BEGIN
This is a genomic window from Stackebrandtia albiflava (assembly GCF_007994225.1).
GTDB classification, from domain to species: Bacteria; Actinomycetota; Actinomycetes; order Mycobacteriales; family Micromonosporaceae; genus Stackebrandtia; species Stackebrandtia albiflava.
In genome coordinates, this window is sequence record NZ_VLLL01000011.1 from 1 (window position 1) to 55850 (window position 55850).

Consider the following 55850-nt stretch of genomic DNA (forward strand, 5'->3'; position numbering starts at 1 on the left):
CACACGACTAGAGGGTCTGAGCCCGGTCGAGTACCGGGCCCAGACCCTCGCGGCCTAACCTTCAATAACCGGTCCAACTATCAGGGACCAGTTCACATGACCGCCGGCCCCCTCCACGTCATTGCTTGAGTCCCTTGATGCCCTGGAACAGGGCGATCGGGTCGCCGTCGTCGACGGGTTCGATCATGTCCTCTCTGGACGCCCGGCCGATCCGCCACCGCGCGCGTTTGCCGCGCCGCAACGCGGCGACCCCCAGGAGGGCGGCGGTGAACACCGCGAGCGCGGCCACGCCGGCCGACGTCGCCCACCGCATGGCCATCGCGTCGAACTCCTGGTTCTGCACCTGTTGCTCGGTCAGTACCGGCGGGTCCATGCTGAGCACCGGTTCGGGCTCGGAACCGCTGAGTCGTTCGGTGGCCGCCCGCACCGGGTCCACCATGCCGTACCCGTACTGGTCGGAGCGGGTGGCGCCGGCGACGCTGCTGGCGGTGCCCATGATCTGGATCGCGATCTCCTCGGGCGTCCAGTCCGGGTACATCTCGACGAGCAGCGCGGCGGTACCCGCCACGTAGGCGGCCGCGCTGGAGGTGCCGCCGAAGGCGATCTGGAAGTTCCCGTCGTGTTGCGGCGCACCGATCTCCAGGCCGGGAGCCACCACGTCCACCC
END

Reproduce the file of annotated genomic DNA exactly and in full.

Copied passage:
This is a genomic window from Stackebrandtia albiflava (assembly GCF_007994225.1).
GTDB classification, from domain to species: Bacteria; Actinomycetota; Actinomycetes; order Mycobacteriales; family Micromonosporaceae; genus Stackebrandtia; species Stackebrandtia albiflava.
In genome coordinates, this window is sequence record NZ_VLLL01000011.1 from 1 (window position 1) to 55850 (window position 55850).

Consider the following 55850-nt stretch of genomic DNA (forward strand, 5'->3'; position numbering starts at 1 on the left):
CACACGACTAGAGGGTCTGAGCCCGGTCGAGTACCGGGCCCAGACCCTCGCGGCCTAACCTTCAATAACCGGTCCAACTATCAGGGACCAGTTCACATGACCGCCGGCCCCCTCCACGTCATTGCTTGAGTCCCTTGATGCCCTGGAACAGGGCGATCGGGTCGCCGTCGTCGACGGGTTCGATCATGTCCTCTCTGGACGCCCGGCCGATCCGCCACCGCGCGCGTTTGCCGCGCCGCAACGCGGCGACCCCCAGGAGGGCGGCGGTGAACACCGCGAGCGCGGCCACGCCGGCCGACGTCGCCCACCGCATGGCCATCGCGTCGAACTCCTGGTTCTGCACCTGTTGCTCGGTCAGTACCGGCGGGTCCATGCTGAGCACCGGTTCGGGCTCGGAACCGCTGAGTCGTTCGGTGGCCGCCCGCACCGGGTCCACCATGCCGTACCCGTACTGGTCGGAGCGGGTGGCGCCGGCGACGCTGCTGGCGGTGCCCATGATCTGGATCGCGATCTCCTCGGGCGTCCAGTCCGGGTACATCTCGACGAGCAGCGCGGCGGTACCCGCCACGTAGGCGGCCGCGCTGGAGGTGCCGCCGAAGGCGATCTGGAAGTTCCCGTCGTGTTGCGGCGCACCGATCTCCAGGCCGGGAGCCACCACGTCCACCC